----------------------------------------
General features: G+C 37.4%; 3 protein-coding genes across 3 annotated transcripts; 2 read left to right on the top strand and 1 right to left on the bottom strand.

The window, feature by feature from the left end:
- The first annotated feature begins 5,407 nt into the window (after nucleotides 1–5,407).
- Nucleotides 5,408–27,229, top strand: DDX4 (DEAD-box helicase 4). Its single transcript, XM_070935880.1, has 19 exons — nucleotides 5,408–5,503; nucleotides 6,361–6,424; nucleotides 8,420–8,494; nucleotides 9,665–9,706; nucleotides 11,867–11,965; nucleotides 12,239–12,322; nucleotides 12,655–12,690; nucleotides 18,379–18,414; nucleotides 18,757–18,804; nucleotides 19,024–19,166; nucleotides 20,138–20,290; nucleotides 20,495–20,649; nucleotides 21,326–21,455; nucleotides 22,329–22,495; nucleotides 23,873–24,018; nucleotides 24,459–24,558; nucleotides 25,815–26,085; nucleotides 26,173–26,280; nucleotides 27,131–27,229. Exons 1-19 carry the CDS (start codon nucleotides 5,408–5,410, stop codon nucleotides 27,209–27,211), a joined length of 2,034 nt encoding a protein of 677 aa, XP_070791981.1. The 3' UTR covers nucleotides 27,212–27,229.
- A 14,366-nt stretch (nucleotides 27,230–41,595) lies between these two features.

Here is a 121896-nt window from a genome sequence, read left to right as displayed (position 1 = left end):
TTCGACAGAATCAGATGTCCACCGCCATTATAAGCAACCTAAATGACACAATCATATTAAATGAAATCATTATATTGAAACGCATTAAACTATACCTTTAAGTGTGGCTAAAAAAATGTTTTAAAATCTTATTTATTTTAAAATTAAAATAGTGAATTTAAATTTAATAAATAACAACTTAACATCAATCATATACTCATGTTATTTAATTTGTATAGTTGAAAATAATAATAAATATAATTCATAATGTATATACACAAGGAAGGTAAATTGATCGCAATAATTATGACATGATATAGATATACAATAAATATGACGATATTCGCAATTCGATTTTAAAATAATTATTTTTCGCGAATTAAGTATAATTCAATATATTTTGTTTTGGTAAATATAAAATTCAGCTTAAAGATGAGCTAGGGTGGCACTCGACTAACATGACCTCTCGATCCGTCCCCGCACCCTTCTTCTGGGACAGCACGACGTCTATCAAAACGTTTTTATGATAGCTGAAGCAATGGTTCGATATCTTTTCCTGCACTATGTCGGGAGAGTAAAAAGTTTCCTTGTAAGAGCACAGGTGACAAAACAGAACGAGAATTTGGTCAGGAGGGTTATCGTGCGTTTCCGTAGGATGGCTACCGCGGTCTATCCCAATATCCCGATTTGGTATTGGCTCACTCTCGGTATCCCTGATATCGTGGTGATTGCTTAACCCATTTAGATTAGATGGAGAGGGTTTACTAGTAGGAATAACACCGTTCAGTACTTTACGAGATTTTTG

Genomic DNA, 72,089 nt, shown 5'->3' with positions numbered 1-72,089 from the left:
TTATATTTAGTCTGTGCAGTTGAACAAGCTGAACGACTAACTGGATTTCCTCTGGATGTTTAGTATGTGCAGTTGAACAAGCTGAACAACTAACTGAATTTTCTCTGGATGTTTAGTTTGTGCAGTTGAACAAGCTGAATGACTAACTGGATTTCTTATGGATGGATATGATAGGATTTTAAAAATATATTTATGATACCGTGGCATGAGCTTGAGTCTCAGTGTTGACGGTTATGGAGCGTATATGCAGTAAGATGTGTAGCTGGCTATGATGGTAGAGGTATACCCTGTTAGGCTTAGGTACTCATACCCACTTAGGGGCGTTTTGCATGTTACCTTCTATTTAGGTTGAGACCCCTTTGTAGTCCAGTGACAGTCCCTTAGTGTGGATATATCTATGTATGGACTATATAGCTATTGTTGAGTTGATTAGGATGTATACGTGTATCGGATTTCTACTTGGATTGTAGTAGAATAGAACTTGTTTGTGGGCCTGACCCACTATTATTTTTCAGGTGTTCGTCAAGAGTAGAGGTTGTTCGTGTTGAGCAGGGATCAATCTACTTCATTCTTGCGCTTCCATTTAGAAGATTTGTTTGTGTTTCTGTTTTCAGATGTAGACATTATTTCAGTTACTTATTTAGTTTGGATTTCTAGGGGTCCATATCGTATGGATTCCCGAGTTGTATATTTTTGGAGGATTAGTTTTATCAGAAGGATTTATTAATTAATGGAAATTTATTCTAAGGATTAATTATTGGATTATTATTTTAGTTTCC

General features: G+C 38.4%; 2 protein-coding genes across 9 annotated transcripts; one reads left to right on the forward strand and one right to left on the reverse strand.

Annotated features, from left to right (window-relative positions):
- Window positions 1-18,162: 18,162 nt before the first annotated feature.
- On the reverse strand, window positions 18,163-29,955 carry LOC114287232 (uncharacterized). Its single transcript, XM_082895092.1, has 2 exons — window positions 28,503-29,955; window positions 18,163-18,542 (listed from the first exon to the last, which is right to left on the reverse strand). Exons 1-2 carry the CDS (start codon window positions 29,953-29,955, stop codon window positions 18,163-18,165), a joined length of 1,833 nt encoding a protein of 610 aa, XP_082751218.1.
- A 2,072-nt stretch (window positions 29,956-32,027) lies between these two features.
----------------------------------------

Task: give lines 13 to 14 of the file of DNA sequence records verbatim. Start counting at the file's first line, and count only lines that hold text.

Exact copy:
- On the reverse strand, window positions 18,163-29,955 carry LOC114287232 (uncharacterized). Its single transcript, XM_082895092.1, has 2 exons — window positions 28,503-29,955; window positions 18,163-18,542 (listed from the first exon to the last, which is right to left on the reverse strand). Exons 1-2 carry the CDS (start codon window positions 29,953-29,955, stop codon window positions 18,163-18,165), a joined length of 1,833 nt encoding a protein of 610 aa, XP_082751218.1.
- A 2,072-nt stretch (window positions 29,956-32,027) lies between these two features.